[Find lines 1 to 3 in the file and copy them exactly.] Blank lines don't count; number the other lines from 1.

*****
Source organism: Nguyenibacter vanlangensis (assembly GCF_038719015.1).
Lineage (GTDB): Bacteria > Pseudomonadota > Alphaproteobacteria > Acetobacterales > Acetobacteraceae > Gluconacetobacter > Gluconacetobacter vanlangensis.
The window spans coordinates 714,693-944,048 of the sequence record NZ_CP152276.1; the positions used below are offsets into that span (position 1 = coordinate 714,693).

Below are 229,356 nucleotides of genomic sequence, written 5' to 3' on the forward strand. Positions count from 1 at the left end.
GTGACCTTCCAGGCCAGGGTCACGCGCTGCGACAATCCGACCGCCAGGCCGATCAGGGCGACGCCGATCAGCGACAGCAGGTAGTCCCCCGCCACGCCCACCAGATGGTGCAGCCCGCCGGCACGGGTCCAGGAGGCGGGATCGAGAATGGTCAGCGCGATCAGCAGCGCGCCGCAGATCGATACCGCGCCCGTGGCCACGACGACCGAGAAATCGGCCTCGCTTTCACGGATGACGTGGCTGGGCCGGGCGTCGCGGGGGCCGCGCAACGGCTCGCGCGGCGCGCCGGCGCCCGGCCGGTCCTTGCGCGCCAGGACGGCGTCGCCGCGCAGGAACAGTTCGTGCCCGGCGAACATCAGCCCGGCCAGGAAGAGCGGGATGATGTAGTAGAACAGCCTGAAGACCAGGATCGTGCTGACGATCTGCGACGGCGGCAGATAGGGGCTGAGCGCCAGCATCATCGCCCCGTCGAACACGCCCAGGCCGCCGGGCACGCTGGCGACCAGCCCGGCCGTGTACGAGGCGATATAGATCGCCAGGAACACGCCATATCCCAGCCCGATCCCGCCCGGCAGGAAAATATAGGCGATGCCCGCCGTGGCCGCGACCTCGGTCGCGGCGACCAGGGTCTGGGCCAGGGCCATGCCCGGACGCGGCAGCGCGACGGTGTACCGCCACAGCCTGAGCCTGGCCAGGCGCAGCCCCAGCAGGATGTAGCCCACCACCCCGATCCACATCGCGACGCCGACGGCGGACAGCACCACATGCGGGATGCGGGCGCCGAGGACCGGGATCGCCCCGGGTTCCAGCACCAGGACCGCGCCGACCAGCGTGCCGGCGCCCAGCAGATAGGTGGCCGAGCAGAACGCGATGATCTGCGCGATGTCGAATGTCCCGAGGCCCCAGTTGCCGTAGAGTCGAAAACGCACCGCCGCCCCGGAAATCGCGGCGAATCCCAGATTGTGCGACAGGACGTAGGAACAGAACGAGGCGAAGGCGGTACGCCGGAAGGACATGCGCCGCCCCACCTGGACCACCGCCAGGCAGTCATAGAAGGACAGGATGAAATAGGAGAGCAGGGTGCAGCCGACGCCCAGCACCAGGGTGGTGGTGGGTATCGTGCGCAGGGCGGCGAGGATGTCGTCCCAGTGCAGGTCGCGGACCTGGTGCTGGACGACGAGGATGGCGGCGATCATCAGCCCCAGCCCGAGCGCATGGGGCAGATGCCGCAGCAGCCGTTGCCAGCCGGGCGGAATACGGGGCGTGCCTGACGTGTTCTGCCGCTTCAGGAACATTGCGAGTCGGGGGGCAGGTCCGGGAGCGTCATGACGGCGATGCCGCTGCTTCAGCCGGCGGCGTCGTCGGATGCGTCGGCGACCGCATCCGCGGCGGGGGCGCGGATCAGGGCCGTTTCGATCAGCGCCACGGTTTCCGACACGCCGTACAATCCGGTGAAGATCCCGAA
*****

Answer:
Source organism: Nguyenibacter vanlangensis (assembly GCF_038719015.1).
Lineage (GTDB): Bacteria > Pseudomonadota > Alphaproteobacteria > Acetobacterales > Acetobacteraceae > Gluconacetobacter > Gluconacetobacter vanlangensis.
The window spans coordinates 714,693-944,048 of the sequence record NZ_CP152276.1; the positions used below are offsets into that span (position 1 = coordinate 714,693).